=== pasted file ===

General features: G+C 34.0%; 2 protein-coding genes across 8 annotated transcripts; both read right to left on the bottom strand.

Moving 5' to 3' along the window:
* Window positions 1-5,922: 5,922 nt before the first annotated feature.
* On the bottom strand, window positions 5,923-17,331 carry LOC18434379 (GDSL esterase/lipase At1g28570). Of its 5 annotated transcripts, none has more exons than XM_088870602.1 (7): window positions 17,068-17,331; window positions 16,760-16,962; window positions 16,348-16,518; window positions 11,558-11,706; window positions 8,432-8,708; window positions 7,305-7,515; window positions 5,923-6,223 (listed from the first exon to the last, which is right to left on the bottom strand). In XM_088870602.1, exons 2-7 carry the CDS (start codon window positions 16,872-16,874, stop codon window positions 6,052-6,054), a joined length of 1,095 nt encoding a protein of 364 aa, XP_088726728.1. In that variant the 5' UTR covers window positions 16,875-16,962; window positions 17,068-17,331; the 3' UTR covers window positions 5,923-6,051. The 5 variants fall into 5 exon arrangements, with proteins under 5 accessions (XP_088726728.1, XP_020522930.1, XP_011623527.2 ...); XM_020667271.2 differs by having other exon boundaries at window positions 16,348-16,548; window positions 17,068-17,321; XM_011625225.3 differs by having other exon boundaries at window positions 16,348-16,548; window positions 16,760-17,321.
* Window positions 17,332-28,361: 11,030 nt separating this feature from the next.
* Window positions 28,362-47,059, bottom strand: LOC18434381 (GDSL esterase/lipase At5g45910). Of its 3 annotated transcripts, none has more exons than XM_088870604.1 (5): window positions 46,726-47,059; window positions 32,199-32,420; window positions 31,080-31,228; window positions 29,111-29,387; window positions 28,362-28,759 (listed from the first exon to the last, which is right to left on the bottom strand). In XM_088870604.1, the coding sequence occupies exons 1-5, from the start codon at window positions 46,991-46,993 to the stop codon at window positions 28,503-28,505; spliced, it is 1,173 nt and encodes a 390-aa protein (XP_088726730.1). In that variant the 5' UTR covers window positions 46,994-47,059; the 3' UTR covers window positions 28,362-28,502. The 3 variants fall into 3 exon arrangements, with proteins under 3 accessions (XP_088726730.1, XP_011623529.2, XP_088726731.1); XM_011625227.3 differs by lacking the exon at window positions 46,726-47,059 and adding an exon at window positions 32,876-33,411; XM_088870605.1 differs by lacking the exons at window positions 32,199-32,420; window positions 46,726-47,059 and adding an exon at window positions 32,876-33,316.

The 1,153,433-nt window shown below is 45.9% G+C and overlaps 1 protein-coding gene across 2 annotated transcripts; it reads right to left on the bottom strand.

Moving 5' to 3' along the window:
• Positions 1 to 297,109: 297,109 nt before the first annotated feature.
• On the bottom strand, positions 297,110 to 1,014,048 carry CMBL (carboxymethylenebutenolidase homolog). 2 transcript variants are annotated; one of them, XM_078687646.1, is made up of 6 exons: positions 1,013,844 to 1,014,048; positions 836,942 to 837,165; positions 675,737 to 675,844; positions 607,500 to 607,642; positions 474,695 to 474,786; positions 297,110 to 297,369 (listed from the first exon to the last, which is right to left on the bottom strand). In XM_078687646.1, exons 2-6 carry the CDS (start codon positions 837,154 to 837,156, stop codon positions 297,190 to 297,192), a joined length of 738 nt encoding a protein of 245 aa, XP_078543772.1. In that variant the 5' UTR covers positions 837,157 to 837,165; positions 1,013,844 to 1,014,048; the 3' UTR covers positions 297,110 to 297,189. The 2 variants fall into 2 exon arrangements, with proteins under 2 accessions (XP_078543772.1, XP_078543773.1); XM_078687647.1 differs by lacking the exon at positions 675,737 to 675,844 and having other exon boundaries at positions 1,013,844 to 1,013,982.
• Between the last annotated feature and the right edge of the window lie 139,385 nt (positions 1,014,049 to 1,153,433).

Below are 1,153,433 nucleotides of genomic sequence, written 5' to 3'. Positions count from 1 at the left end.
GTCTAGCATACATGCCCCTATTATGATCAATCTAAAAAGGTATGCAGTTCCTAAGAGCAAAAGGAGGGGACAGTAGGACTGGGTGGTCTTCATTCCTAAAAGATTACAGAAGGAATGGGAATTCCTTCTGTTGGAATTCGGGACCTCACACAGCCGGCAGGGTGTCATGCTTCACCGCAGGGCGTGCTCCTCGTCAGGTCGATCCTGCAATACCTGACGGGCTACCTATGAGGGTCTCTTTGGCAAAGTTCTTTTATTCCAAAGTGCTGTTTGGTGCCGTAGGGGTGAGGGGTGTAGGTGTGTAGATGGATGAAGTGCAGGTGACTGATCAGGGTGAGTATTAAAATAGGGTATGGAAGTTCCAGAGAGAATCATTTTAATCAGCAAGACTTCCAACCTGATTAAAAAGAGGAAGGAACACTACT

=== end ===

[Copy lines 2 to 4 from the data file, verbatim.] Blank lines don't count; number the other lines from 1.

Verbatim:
Moving 5' to 3' along the window:
* Window positions 1-5,922: 5,922 nt before the first annotated feature.
* On the bottom strand, window positions 5,923-17,331 carry LOC18434379 (GDSL esterase/lipase At1g28570). Of its 5 annotated transcripts, none has more exons than XM_088870602.1 (7): window positions 17,068-17,331; window positions 16,760-16,962; window positions 16,348-16,518; window positions 11,558-11,706; window positions 8,432-8,708; window positions 7,305-7,515; window positions 5,923-6,223 (listed from the first exon to the last, which is right to left on the bottom strand). In XM_088870602.1, exons 2-7 carry the CDS (start codon window positions 16,872-16,874, stop codon window positions 6,052-6,054), a joined length of 1,095 nt encoding a protein of 364 aa, XP_088726728.1. In that variant the 5' UTR covers window positions 16,875-16,962; window positions 17,068-17,331; the 3' UTR covers window positions 5,923-6,051. The 5 variants fall into 5 exon arrangements, with proteins under 5 accessions (XP_088726728.1, XP_020522930.1, XP_011623527.2 ...); XM_020667271.2 differs by having other exon boundaries at window positions 16,348-16,548; window positions 17,068-17,321; XM_011625225.3 differs by having other exon boundaries at window positions 16,348-16,548; window positions 16,760-17,321.